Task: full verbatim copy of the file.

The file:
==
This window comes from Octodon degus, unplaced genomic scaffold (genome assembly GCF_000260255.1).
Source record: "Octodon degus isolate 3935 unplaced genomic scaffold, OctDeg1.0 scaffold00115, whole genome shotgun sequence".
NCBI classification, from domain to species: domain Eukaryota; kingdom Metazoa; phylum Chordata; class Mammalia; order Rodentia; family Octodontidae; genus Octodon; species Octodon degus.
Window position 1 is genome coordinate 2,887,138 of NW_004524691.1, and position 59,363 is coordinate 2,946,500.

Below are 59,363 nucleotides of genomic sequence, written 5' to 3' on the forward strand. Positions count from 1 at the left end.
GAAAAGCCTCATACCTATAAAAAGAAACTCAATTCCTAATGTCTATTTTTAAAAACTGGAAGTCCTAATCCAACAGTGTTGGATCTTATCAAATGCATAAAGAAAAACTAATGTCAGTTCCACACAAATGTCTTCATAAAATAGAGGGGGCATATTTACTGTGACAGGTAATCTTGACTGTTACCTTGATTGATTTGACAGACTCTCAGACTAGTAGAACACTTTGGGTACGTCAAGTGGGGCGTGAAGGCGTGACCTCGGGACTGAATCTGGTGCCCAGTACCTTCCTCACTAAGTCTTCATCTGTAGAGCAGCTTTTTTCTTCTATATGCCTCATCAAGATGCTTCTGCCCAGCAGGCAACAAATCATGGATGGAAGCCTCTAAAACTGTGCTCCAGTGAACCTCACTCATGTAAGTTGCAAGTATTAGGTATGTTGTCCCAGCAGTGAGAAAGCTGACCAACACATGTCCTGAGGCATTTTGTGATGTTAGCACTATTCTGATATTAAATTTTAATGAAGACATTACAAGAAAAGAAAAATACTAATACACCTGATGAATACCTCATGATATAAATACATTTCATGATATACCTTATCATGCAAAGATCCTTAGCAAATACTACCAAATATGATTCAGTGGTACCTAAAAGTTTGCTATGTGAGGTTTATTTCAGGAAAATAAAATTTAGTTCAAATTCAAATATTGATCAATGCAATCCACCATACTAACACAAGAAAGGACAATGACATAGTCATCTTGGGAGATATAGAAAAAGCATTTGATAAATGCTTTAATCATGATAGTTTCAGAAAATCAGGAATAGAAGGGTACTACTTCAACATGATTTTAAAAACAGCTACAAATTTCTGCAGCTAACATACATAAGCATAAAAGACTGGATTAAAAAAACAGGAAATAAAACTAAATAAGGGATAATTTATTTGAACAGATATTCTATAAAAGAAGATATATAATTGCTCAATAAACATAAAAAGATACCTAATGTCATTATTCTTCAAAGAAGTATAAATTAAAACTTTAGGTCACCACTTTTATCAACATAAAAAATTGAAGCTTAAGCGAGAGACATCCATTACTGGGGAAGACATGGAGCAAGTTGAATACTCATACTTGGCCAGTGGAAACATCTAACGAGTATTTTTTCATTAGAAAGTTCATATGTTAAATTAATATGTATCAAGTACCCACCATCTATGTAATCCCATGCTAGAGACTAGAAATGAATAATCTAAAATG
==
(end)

This window comes from Octodon degus, unplaced genomic scaffold (genome assembly GCF_000260255.1).
Source record: "Octodon degus isolate 3935 unplaced genomic scaffold, OctDeg1.0 scaffold00115, whole genome shotgun sequence".
NCBI classification, from domain to species: domain Eukaryota; kingdom Metazoa; phylum Chordata; class Mammalia; order Rodentia; family Octodontidae; genus Octodon; species Octodon degus.
Window position 1 is genome coordinate 2,887,138 of NW_004524691.1, and position 59,363 is coordinate 2,946,500.

Below are 59,363 nucleotides of genomic sequence, written 5' to 3' on the forward strand. Positions count from 1 at the left end.
GAAAAGCCTCATACCTATAAAAAGAAACTCAATTCCTAATGTCTATTTTTAAAAACTGGAAGTCCTAATCCAACAGTGTTGGATCTTATCAAATGCATAAAGAAAAACTAATGTCAGTTCCACACAAATGTCTTCATAAAATAGAGGGGGCATATTTACTGTGACAGGTAATCTTGACTGTTACCTTGATTGATTTGACAGACTCTCAGACTAGTAGAACACTTTGGGTACGTCAAGTGGGGCGTGAAGGCGTGACCTCGGGACTGAATCTGGTGCCCAGTACCTTCCTCACTAAGTCTTCATCTGTAGAGCAGCTTTTTTCTTCTATATGCCTCATCAAGATGCTTCTGCCCAGCAGGCAACAAATCATGGATGGAAGCCTCTAAAACTGTGCTCCAGTGAACCTCACTCATGTAAGTTGCAAGTATTAGGTATGTTGTCCCAGCAGTGAGAAAGCTGACCAACACATGTCCTGAGGCATTTTGTGATGTTAGCACTATTCTGATATTAAATTTTAATGAAGACATTACAAGAAAAGAAAAATACTAATACACCTGATGAATACCTCATGATATAAATACATTTCATGATATACCTTATCATGCAAAGATCCTTAGCAAATACTACCAAATATGATTCAGTGGTACCTAAAAGTTTGCTATGTGAGGTTTATTTCAGGAAAATAAAATTTAGTTCAAATTCAAATATTGATCAATGCAATCCACCATACTAACACAAGAAAGGACAATGACATAGTCATCTTGGGAGATATAGAAAAAGCATTTGATAAATGCTTTAATCATGATAGTTTCAGAAAATCAGGAATAGAAGGGTACTACTTCAACATGATTTTAAAAACAGCTACAAATTTCTGCAGCTAACATACATAAGCATAAAAGACTGGATTAAAAAAACAGGAAATAAAACTAAATAAGGGATAATTTATTTGAACAGATATTCTATAAAAGAAGATATATAATTGCTCAATAAACATAAAAAGATACCTAATGTCATTATTCTTCAAAGAAGTATAAATTAAAACTTTAGGTCACCACTTTTATCAACATAAAAAATTGAAGCTTAAGCGAGAGACATCCATTACTGGGGAAGACATGGAGCAAGTTGAATACTCATACTTGGCCAGTGGAAACATCTAACGAGTATTTTTTCATTAGAAAGTTCATATGTTAAATTAATATGTATCAAGTACCCACCATCTATGTAATCCCATGCTAGAGACTAGAAATGAATAATCTAAAATG